• To allow you to personalize the Mondaq websites you are visiting to show content ("Content") relevant to your interests.
  • To enable features such as password reminder, news alerts, email a colleague, and linking from Mondaq (and its affiliate sites) to your website.
  • To produce demographic feedback for our content providers ("Contributors") who contribute Content for free for your use.

Mondaq hopes that our registered users will support us in maintaining our free to view business model by consenting to our use of your personal data as described below.

Mondaq has a "free to view" business model. Our services are paid for by Contributors in exchange for Mondaq providing them with access to information about who accesses their content. Once personal data is transferred to our Contributors they become a data controller of this personal data. They use it to measure the response that their articles are receiving, as a form of market research. They may also use it to provide Mondaq users with information about their products and services.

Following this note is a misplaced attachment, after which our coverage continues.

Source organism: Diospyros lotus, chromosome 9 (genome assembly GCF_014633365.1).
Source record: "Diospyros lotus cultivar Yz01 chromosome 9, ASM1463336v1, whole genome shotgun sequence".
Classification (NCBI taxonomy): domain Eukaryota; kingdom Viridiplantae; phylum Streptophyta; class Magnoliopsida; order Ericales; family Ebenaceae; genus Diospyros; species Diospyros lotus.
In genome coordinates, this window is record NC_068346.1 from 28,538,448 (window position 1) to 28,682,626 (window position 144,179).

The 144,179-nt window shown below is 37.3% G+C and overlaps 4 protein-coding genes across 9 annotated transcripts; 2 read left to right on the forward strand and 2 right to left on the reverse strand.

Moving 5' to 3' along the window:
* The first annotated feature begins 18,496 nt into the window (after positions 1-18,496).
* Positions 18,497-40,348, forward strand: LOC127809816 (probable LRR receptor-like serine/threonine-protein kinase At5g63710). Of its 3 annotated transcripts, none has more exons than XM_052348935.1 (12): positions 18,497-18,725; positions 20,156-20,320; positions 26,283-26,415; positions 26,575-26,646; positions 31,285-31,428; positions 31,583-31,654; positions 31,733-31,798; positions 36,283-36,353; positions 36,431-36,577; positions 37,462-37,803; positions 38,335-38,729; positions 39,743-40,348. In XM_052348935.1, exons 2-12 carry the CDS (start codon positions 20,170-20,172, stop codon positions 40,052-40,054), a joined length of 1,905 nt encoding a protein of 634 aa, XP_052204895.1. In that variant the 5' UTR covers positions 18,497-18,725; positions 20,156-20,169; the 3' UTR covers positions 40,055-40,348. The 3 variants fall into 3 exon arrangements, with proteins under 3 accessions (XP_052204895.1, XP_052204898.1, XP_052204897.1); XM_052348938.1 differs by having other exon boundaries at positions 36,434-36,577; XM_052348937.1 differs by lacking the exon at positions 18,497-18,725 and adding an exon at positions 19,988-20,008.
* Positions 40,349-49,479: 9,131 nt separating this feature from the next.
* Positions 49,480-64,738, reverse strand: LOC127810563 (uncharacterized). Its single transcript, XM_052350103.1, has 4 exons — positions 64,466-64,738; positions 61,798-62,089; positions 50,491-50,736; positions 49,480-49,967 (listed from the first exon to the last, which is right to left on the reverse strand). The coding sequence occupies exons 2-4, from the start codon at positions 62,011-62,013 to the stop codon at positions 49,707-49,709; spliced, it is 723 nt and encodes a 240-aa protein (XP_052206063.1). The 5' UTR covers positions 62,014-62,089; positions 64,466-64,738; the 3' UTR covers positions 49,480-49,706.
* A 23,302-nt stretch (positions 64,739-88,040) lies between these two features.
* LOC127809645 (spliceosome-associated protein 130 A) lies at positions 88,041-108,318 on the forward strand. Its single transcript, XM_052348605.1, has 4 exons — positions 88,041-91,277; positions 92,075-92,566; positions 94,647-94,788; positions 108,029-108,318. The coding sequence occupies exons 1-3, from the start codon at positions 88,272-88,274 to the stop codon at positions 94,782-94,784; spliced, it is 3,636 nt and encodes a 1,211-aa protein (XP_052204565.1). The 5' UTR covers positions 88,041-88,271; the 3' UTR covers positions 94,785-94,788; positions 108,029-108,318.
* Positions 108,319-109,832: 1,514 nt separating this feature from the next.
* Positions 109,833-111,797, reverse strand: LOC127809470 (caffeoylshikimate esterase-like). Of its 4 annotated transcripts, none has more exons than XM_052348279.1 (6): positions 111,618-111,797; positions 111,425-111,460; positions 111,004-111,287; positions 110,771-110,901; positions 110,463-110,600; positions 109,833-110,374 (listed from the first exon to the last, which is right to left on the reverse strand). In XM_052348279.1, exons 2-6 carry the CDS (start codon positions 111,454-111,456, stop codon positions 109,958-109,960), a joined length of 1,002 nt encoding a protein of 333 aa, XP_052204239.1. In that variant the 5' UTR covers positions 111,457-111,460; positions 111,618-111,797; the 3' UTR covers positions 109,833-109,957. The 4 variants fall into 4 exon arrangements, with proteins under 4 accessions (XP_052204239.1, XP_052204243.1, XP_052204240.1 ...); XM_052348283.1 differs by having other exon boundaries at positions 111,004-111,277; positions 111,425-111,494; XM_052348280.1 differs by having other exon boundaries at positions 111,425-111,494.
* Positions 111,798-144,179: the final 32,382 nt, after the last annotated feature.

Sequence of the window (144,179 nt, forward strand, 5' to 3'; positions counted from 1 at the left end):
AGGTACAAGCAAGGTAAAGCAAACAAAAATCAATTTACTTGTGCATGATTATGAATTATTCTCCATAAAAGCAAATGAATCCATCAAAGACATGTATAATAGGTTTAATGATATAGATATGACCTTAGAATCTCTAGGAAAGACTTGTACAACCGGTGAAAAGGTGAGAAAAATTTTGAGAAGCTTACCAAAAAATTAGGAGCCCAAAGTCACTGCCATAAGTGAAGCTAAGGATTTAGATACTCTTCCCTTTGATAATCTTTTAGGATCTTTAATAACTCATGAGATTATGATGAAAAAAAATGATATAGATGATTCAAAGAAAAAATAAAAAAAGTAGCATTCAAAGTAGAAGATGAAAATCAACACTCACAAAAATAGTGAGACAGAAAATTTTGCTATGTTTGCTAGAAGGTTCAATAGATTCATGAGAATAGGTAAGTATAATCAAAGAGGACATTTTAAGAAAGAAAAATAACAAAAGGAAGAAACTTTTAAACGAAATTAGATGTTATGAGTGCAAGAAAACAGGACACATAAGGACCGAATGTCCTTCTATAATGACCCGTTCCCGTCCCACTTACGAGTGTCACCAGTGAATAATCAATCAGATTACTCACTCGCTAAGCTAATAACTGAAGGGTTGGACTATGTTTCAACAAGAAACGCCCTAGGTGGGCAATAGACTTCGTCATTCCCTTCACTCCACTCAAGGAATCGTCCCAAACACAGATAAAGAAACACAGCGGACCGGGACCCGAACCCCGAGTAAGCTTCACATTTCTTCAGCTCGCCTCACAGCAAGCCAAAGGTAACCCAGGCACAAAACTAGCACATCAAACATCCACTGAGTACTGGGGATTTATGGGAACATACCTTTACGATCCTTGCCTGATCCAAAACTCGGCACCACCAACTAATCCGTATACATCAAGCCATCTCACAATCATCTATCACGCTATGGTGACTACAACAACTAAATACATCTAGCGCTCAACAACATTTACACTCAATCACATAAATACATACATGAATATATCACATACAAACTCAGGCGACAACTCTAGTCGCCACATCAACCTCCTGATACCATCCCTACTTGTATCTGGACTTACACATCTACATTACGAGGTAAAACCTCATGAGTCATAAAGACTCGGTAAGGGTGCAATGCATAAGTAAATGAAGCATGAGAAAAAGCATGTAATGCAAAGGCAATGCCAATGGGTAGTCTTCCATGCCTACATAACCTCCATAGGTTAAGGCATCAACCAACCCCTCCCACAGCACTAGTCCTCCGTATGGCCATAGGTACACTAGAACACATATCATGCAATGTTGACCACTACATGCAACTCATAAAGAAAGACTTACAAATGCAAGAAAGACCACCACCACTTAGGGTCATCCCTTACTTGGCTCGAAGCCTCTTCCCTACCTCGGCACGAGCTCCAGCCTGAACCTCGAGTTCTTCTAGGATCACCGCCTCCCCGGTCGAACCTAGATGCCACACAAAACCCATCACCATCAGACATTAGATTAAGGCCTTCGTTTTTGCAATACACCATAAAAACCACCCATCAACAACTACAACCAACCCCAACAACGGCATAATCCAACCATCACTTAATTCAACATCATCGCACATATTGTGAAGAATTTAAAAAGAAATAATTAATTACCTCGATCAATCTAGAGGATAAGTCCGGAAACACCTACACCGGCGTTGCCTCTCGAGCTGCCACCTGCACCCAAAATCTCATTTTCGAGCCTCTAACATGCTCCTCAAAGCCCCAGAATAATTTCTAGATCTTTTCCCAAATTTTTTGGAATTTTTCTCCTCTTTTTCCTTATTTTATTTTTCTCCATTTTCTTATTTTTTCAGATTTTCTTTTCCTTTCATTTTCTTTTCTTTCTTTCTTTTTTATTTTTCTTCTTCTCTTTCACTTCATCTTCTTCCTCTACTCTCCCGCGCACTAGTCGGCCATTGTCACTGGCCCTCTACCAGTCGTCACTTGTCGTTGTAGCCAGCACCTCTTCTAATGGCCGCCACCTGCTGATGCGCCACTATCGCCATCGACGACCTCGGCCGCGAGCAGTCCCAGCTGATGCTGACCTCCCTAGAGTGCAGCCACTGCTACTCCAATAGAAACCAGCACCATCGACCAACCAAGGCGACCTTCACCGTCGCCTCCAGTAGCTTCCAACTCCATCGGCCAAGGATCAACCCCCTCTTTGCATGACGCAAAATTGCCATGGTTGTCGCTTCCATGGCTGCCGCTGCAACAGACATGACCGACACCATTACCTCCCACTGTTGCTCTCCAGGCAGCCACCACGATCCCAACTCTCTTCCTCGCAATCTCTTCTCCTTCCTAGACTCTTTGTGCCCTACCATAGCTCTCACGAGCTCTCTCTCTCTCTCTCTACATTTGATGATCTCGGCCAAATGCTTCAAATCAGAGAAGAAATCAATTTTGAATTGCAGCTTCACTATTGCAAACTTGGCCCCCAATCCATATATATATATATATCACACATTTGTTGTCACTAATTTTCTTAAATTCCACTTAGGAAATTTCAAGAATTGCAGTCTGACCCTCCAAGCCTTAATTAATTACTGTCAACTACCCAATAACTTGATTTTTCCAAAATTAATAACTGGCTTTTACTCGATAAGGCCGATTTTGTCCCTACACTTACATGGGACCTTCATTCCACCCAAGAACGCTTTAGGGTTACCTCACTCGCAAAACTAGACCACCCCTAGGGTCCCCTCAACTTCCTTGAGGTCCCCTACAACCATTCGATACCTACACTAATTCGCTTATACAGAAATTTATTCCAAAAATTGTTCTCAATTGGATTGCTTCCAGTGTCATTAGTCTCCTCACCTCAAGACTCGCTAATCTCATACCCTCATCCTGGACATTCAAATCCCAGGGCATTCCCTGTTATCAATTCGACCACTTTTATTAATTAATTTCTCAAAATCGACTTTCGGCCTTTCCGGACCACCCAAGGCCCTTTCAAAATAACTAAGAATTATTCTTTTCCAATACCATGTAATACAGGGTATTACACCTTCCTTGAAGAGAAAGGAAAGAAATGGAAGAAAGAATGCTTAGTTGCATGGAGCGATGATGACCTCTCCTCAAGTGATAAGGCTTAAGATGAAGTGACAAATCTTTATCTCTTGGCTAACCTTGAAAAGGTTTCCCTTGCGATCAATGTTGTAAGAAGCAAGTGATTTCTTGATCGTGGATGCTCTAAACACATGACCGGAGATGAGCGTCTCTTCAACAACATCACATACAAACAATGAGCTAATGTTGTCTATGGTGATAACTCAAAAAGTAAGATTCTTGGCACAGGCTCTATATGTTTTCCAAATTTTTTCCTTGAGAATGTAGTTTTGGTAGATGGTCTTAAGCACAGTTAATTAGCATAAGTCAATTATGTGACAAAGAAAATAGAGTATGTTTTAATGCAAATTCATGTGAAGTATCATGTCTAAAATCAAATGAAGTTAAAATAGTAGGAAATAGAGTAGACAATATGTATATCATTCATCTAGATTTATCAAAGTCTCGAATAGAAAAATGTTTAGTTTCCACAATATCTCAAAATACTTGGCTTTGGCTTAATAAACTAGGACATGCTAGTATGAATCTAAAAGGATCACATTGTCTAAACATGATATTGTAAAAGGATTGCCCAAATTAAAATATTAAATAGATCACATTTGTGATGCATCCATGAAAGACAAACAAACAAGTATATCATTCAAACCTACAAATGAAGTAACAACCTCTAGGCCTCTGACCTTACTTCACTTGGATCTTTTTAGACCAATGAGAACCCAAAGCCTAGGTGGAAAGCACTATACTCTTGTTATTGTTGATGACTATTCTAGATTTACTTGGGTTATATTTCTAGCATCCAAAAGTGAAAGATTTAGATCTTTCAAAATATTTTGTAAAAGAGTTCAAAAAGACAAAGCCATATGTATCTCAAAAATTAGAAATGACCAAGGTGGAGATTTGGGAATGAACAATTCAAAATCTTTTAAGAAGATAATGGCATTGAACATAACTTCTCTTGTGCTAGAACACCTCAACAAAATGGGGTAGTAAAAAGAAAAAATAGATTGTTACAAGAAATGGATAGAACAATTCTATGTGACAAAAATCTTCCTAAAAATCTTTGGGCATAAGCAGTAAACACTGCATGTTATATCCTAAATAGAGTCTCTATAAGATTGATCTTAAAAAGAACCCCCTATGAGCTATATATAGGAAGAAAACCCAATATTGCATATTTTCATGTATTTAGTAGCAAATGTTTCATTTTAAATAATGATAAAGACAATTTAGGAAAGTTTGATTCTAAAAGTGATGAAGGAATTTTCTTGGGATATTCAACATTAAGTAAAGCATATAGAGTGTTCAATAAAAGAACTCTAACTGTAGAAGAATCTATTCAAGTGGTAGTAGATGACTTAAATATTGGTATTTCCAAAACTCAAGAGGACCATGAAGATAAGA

Details of each Contributor to which your personal data will be transferred is clearly stated within the Content that you access. For full details of how this Contributor will use your personal data, you should review the Contributor’s own Privacy Notice.

Please indicate your preference below:

Yes, I am happy to support Mondaq in maintaining its free to view business model by agreeing to allow Mondaq to share my personal data with Contributors whose Content I access
No, I do not want Mondaq to share my personal data with Contributors

Also please let us know whether you are happy to receive communications promoting products and services offered by Mondaq:

Yes, I am happy to received promotional communications from Mondaq
No, please do not send me promotional communications from Mondaq
Terms & Conditions